Although this issue of Crisis and Critique concerns itself primarily with politics, one essay, in particular, responds to the call for an immanent exploration of Stalinist art and culture in a way that aligns with Groys’ project. The essay - Who is Stalin? What is he?” by Lars T. Lih - pays particular attention to the mythical dimensions of two cantatas by Prokofiev and Shostakovich, Hail to Stalin and Song of the Forests.
Rather than explaining the Stalinist features of these compositions as reactionary impositions on the composers’ otherwise “authentic” careers, Lih chooses - like Groys - to analyse the Stalinist integrity of these artworks by “taking Stalin into account.” This means placing the librettos in the context of Russian literary history and understanding Stalin, both the “mythical figure” and the “actual individual,” as the latest representative in a succession of Russian leaders, including Peter the Great and Boris Godunov. Song of the Forests, for instance, portrays Stalin in the act of mobilising the people for a great “reforestation project.” According to Lih, this representation contrasts Stalin deliberately with Pushkin’s character of Peter the Great in a poem of the same name. Whereas Pushkin’s Peter was an imperialist whose “great project is to remove a forest associated with darkness and primitiveness,” Stalin emerges as an anti-imperialist builder of peace whose “main motive in the cantata [is] ‘happiness for the narrod [i.e., the people].’”
Prokofiev’s Hail to Stalin, on the other hand, uses the “folklore-like expressions of the Soviet people” to portray Stalin in different states of mythic transcendence drawn, apparently, from ancient traditions. In the line “the sun now shines differently to us on earth… it is with Stalin in the Kremlin,” Lih sees Stalin as “a sort of vegetation god who guarantees fertility and growth.” Amid all this, the leader is portrayed, for Lih, as a “sacred” figure who demonstrates the ability to access a “sacred truth” and mediate between this truth and the life of his people; he does this, however, through a Marxist understanding of the laws of history, not through any divine communication.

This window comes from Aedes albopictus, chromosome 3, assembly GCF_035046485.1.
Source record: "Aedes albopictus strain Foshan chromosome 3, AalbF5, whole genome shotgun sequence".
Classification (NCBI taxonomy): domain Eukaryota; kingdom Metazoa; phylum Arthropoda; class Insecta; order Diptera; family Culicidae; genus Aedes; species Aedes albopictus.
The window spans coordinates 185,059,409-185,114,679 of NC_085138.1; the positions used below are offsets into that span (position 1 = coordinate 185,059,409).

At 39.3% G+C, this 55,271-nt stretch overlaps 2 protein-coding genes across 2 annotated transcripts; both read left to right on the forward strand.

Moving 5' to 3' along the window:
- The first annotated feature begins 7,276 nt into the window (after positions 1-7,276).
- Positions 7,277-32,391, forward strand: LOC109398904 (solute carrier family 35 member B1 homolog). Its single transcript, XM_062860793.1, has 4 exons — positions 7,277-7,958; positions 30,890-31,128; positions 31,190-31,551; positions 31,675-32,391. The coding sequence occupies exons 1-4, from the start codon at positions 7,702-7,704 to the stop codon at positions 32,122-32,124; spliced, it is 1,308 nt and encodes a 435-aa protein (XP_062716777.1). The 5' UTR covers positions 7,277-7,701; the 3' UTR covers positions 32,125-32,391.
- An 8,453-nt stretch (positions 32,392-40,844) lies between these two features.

The implication of Lih’s readings supports Groys’ thesis that Stalinist culture offers its consumers access to a mythology that transcends economic necessity and touches the transhistorical. As Lih points out, the Stalin one finds in these works is
an entryway into myth - a symbol whose meanings can only be grasped through knowledge of the Stalin of history, but whose ramifications far transcend him.
In Stalin’s lifetime, critics and philosophers already understood that the overcoming of the contradictions of capitalism would inevitably lead to a radically different approach to the distinction between aesthetics and economics. In 1938, the Soviet Marxist Mikhail Lifshitz explained that the capitalist mode of production had brought the “inimical relationship… between the poetical play of fantasy and the prose of life” to its fullest possible tension. By alienating workers from their labour, capitalism emphasized the sharp distinction between work and play to an intolerable degree.
With this in mind, Lih’s insights into the mythic dimension of Stalinism are clarified: Stalinist art works derive their power from portraying the Soviet Union’s socialized mode of production - in this case, the reforestation project of Shostakovich’s Song of the Forests - as transporting workers out of the “prosaic” level of existence and thereby resolving the contradiction between a reality reduced to economics and the desire for mythic existence. The consumer of the Stalinist artwork aesthetically attains such an existence: his life is no longer limited to economic exchange and his aesthetic senses are liberated from the compartmentalized world of “play.”
As Lifshitz points out:
Communist society removes… the abstract contradiction between ‘work and pleasure’… Together with the abolition of classes and the gradual disappearance of the contradiction between physical and spiritual labour, comes that all-sided development of the whole individual which the greatest social thinkers hitherto could only dream about.
Stakhanovite from the OGPU plant (1931-1939) by Vitaly Tikhov.